How It Works
Other equipment on the GOES-R satellite includes a magnetometer, which detects changes in the Earth’s magnetic field, plus X-ray sensors and particle detectors

On board a weather satellite

Other equipment on the GOES-R satellite includes a magnetometer, which detects changes in the Earth’s magnetic field, plus X-ray sensors and particle detectors
Other equipment on the GOES-R satellite includes a magnetometer, which detects changes in the Earth’s magnetic field, plus X-ray sensors and particle detectors
Other equipment on the GOES-R satellite includes a magnetometer, which detects changes in the Earth’s magnetic field, plus X-ray sensors and particle detectors

Two types of satellite system are used to monitor weather around the globe: geostationary and polar orbiting. Geostationary satellites orbit near the equator, offering a distant overview of Earth, while polar orbiting satellites give close-up, high-res images.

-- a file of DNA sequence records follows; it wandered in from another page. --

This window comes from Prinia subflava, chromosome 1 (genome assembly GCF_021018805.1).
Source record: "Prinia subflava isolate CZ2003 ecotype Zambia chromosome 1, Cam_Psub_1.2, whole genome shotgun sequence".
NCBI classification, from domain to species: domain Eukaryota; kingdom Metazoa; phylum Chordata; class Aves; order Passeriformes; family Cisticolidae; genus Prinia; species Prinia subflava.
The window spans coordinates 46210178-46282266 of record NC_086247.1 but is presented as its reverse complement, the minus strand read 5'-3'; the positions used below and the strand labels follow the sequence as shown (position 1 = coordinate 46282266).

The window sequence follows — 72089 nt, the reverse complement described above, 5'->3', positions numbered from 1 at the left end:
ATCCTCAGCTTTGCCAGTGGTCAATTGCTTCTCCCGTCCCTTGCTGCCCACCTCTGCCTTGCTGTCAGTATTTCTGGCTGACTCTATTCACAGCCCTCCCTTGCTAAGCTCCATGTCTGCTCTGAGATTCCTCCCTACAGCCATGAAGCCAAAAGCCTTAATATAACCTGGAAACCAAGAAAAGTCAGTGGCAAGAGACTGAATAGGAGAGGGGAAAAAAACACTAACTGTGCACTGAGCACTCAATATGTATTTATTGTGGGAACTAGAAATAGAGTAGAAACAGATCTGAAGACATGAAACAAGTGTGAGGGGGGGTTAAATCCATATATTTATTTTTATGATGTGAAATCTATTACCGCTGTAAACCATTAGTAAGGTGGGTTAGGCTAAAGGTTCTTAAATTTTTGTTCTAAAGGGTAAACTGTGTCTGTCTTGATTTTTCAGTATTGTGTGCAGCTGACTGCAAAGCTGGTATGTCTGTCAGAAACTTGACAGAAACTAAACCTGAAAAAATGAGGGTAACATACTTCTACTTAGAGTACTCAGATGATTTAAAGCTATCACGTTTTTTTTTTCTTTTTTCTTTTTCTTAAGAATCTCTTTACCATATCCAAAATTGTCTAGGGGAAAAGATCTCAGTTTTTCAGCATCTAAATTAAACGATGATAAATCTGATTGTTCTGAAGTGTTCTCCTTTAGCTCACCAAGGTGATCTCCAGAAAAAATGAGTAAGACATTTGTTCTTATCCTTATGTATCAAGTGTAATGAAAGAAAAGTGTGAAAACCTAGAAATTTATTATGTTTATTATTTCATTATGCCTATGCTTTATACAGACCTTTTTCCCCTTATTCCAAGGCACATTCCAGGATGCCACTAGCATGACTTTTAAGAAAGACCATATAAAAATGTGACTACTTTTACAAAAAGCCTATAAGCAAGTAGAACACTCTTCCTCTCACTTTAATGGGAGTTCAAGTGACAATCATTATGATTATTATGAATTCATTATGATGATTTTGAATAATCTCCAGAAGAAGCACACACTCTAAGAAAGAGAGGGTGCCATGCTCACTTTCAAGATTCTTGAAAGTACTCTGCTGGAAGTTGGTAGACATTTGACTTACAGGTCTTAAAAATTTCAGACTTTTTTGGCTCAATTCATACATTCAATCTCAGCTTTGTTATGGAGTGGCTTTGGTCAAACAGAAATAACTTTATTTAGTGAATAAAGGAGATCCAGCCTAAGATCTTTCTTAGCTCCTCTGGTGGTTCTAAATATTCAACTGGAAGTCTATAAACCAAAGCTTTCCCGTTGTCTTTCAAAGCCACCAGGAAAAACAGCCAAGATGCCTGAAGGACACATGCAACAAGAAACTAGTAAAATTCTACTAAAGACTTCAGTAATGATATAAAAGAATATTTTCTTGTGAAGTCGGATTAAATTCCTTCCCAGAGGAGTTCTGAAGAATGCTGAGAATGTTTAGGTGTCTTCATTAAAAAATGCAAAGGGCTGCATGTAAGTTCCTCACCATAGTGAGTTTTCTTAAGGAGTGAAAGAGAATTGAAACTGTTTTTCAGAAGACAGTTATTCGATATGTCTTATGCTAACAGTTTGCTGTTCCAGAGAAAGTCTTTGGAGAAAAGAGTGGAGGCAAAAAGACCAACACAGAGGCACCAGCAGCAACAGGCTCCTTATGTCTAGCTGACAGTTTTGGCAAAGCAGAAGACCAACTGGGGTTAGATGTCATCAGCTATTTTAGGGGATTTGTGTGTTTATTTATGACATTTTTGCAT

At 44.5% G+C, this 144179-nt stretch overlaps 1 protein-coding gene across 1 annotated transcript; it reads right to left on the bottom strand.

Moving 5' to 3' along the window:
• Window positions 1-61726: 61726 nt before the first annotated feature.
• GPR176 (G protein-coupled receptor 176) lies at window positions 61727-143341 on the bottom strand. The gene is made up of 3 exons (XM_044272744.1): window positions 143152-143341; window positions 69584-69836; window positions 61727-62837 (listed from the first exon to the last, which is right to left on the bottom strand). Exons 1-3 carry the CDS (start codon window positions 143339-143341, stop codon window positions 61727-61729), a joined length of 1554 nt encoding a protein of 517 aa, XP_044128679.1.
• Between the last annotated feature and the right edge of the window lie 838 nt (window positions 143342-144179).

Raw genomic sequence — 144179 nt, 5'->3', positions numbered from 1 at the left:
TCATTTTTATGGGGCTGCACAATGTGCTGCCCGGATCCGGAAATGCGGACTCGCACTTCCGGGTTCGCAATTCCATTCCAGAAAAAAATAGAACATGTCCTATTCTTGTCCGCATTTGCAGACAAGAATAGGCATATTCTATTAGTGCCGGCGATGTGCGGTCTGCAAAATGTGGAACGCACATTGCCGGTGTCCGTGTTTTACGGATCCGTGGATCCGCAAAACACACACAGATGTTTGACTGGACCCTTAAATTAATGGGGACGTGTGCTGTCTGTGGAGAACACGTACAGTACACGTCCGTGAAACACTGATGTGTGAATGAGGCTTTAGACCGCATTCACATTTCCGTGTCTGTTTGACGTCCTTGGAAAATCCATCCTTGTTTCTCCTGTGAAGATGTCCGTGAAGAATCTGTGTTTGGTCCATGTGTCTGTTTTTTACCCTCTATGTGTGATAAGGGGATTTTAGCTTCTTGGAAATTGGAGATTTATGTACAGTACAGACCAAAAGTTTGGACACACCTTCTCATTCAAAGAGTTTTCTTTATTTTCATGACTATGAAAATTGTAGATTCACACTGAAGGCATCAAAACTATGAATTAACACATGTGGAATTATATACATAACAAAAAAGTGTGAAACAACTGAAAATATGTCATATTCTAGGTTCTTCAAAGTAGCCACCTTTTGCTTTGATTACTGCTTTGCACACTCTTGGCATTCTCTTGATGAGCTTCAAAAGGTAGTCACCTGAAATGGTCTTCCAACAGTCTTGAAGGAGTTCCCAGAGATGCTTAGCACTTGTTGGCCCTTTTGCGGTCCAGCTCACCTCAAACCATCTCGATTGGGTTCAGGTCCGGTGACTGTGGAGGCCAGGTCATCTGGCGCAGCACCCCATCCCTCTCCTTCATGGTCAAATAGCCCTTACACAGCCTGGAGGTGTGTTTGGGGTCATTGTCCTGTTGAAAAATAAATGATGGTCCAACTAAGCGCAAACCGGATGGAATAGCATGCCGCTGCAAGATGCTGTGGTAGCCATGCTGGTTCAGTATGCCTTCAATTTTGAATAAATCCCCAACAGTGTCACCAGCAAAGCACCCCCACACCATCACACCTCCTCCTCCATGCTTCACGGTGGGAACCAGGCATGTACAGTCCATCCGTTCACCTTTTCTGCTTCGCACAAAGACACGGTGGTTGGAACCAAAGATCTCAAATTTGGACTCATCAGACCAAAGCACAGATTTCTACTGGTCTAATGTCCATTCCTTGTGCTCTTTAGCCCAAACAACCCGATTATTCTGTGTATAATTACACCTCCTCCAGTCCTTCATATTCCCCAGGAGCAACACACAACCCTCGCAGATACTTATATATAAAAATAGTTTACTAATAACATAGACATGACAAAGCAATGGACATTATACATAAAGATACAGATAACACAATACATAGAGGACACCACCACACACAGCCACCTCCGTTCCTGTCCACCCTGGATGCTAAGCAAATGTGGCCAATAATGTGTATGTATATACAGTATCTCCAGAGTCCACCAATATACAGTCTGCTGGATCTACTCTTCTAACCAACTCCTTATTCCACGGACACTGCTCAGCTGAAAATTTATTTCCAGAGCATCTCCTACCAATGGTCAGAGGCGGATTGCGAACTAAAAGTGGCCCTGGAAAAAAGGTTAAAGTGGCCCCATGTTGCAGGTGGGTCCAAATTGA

The on-board imager senses visible and nearinfrared light, enabling the satellites to monitor cloud cover during the day, while infrared sensors provide thermal imaging and information about levels of water vapour in the atmosphere.

The new generation of weather satellites are equipped with technology that even lets them see through clouds. The GOES-R Geostationary Lightning Mapper (GLM) will be able to measure lightning between and inside clouds – day and night – allowing more accurate forecasting of dangerous thunderstorm activity that could lead to tornadoes. This satellite will also house an Advanced Baseline Imager (ABI), which looks for overshooting clouds – an indicator of cyclone activity within developing storms.